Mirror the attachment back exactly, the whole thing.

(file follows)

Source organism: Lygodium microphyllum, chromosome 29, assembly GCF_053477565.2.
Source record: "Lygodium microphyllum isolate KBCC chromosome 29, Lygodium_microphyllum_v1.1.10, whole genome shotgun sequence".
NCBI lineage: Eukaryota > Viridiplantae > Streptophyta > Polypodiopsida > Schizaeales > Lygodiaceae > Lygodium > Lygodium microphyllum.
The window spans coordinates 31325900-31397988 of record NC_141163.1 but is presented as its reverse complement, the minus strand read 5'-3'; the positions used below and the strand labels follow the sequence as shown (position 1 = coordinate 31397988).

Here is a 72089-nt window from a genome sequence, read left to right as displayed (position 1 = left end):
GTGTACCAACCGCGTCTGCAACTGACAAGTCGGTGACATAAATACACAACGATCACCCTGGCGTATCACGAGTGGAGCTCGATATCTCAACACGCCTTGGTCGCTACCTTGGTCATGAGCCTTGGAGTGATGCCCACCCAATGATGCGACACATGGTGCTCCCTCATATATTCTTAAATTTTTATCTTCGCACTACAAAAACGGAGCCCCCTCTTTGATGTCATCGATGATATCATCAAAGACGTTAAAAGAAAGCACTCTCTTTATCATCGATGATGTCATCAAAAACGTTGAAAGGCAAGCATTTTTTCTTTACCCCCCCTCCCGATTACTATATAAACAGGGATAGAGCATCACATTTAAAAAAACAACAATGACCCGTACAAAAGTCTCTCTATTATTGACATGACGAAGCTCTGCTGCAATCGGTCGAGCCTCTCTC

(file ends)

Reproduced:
Source organism: Lygodium microphyllum, chromosome 29, assembly GCF_053477565.2.
Source record: "Lygodium microphyllum isolate KBCC chromosome 29, Lygodium_microphyllum_v1.1.10, whole genome shotgun sequence".
NCBI lineage: Eukaryota > Viridiplantae > Streptophyta > Polypodiopsida > Schizaeales > Lygodiaceae > Lygodium > Lygodium microphyllum.
The window spans coordinates 31325900-31397988 of record NC_141163.1 but is presented as its reverse complement, the minus strand read 5'-3'; the positions used below and the strand labels follow the sequence as shown (position 1 = coordinate 31397988).

Here is a 72089-nt window from a genome sequence, read left to right as displayed (position 1 = left end):
GTGTACCAACCGCGTCTGCAACTGACAAGTCGGTGACATAAATACACAACGATCACCCTGGCGTATCACGAGTGGAGCTCGATATCTCAACACGCCTTGGTCGCTACCTTGGTCATGAGCCTTGGAGTGATGCCCACCCAATGATGCGACACATGGTGCTCCCTCATATATTCTTAAATTTTTATCTTCGCACTACAAAAACGGAGCCCCCTCTTTGATGTCATCGATGATATCATCAAAGACGTTAAAAGAAAGCACTCTCTTTATCATCGATGATGTCATCAAAAACGTTGAAAGGCAAGCATTTTTTCTTTACCCCCCCTCCCGATTACTATATAAACAGGGATAGAGCATCACATTTAAAAAAACAACAATGACCCGTACAAAAGTCTCTCTATTATTGACATGACGAAGCTCTGCTGCAATCGGTCGAGCCTCTCTC